Reserve Savings

Reserve Savings

How Much is Enough?

By Matt Kuisle/ Published Sept 2015

reserve savings


When it comes to saving for retirement, a financial advisor told me you can never save too much. Unfortunately, community association owners don’t have the same attitude toward their reserve savings. Boards and owners alike must balance the need to keep adequate savings for future projects with the desire to keep monthly or quarterly fees at reasonable levels. Most association boards see the importance of savings but often are not sure how much to save. Should they save for plumbing that might not need any repairs for the next 20 years? Should they set up a disaster savings account to cover storm clean up or insurance deductibles? How will they explain the need to increase the monthly assessments to cover additional savings in the 2016 budget?

The Federal Housing Administration (FHA) has weighed in by requiring approved condominium projects to have at least 10 percent of the annual operating budget set aside for reserves. However, that percentage is arbitrary and usually never enough for an association that has to paint and replace roofs. Unfortunately, there is no one-size-fits-all approach to reserve savings. Adequate reserves must be calculated based on the replacement costs and useful lives of the common elements with consideration of the strategic goals of the community.

One calculation of reserve savings is determination of the “percent funded” value. By definition, “percent funded” is the ratio of the reserve fund balance to the fully-funded balance, expressed as a percentage. The fully-funded balance is the ideal balance of funds to cover the “used up” portion of a reserve component, much like accrued depreciation. If an AC unit has three years left of a total 10 year useful life, the fully funded balance is 70 percent of the total cost—meaning 70 percent of the life is “used-up”. If the association has 100 percent of the fully-funded balance on hand for that item, they are 100 percent funded at that point in time.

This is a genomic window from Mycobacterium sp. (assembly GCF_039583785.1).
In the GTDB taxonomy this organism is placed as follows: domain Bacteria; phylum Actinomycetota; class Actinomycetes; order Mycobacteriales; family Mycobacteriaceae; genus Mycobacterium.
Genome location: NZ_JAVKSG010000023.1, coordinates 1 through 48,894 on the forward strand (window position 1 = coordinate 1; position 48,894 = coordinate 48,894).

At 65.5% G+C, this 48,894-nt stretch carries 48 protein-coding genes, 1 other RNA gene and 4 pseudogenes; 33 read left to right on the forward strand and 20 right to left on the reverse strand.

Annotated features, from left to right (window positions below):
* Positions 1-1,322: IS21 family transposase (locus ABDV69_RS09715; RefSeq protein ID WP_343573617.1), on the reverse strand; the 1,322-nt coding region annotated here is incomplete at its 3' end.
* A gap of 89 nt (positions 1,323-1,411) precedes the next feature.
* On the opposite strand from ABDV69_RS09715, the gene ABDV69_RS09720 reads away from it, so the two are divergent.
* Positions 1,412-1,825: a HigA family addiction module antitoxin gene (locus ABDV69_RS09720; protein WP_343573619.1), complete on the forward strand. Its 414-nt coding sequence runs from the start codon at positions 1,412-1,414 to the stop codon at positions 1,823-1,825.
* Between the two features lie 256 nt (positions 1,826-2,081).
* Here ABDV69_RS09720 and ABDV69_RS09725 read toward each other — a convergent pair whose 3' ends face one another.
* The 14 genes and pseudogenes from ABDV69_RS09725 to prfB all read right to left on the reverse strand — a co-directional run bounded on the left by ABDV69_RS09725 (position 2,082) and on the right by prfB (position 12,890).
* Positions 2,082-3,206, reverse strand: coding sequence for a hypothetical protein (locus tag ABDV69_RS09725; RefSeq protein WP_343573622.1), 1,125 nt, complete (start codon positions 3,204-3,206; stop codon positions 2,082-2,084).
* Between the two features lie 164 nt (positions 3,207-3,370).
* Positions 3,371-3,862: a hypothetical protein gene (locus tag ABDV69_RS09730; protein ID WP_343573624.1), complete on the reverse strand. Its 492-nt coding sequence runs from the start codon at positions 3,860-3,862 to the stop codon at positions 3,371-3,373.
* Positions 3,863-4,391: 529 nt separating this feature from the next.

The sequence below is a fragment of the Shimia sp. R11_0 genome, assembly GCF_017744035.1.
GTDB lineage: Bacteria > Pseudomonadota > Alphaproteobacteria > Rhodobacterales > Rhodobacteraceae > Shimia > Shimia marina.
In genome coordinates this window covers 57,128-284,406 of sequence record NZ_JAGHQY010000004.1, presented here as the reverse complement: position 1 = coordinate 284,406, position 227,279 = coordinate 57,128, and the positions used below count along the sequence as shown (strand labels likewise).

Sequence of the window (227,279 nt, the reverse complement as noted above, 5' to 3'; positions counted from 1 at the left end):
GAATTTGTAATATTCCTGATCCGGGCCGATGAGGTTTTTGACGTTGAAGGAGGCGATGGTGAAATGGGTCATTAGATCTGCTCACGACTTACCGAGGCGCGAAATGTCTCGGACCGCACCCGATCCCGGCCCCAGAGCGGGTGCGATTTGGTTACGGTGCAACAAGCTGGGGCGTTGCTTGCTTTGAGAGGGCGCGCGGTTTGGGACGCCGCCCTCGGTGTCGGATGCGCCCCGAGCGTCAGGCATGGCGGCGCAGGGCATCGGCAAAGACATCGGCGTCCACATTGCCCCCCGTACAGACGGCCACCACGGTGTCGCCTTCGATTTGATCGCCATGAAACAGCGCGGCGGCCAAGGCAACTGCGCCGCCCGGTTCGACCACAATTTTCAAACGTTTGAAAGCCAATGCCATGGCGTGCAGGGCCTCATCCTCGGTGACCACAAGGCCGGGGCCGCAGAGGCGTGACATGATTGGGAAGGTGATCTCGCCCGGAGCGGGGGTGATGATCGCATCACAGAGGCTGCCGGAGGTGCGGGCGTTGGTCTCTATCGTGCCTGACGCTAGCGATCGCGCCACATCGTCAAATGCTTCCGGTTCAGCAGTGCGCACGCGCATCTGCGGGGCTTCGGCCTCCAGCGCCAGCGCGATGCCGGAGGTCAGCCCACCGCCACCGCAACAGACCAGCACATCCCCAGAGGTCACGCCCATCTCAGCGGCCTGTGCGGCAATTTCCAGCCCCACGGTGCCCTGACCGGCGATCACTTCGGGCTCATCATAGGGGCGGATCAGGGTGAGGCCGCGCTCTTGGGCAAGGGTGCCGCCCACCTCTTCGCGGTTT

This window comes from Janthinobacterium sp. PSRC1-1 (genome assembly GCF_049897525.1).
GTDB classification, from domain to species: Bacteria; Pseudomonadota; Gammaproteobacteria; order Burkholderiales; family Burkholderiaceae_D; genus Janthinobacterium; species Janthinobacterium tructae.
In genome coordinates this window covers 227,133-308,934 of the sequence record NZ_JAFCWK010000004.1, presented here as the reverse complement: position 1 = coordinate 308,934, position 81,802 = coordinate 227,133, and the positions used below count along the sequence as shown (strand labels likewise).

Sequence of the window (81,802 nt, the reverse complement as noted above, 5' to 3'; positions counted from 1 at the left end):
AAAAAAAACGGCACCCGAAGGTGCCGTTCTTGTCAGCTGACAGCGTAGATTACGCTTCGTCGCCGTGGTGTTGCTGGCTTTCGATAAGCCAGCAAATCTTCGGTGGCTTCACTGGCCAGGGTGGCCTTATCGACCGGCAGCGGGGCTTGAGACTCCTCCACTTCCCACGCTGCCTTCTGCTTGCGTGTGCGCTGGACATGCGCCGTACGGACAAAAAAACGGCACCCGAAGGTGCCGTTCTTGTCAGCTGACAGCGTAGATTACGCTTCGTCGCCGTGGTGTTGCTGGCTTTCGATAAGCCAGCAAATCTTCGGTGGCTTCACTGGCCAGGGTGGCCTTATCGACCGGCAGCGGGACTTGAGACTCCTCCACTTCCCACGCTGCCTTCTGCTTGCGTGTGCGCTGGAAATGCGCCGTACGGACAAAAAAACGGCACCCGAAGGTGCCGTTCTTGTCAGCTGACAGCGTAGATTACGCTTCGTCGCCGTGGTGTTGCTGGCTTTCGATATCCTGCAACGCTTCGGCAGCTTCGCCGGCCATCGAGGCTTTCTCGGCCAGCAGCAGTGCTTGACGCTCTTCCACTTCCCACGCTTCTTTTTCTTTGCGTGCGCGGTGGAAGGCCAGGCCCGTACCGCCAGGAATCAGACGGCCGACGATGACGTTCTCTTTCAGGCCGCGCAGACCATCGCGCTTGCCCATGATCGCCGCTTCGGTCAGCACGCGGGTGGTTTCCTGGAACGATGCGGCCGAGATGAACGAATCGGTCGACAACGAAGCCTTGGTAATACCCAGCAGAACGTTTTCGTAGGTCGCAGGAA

Theoretically, an association that is 100 percent funded should never have a special assessment or have to go to the bank for a loan. However, very few associations are 100 percent funded. The good news is that most associations never need to be 100 percent funded as all of the common elements rarely require replacement at the same time. Much like the 10 percent requirement of the FHA, the percent funded value is a fairly arbitrary number based primarily on the current reserve balance. Some have tried to show a direct relationship between percent funded and the likelihood of a special assessment, stating that an association has a strong reserve fund if it is 70 percent funded or higher. While it is certainly better to be 70 percent funded than 30 percent funded, the percentage does not provide a definitive measure of reserve fund strength or risk of a shortfall. Some associations maintain “percent funded” levels of 50 percent or 60 percent and function for decades without a special assessment while others who are 90 percent to 95 percent funded do not have enough. How can this be?

Consider this simple example: an association has a roof with a replacement cost of $100,000 and a useful life of 20 years. They also paint for $35,000 every seven years. If that association sets aside $10,000 each year ($5,000 for the roof and $5,000 for the paint), they would be considered 100 percent funded. This would eliminate the need for special assessments relating to either roofs or paint. If the board said 90 percent funding is “strong” and set out to remain 90 percent funded at the end of each year, they are going to need significantly larger reserve contributions in each year of reserve expenditures. (see Table 1)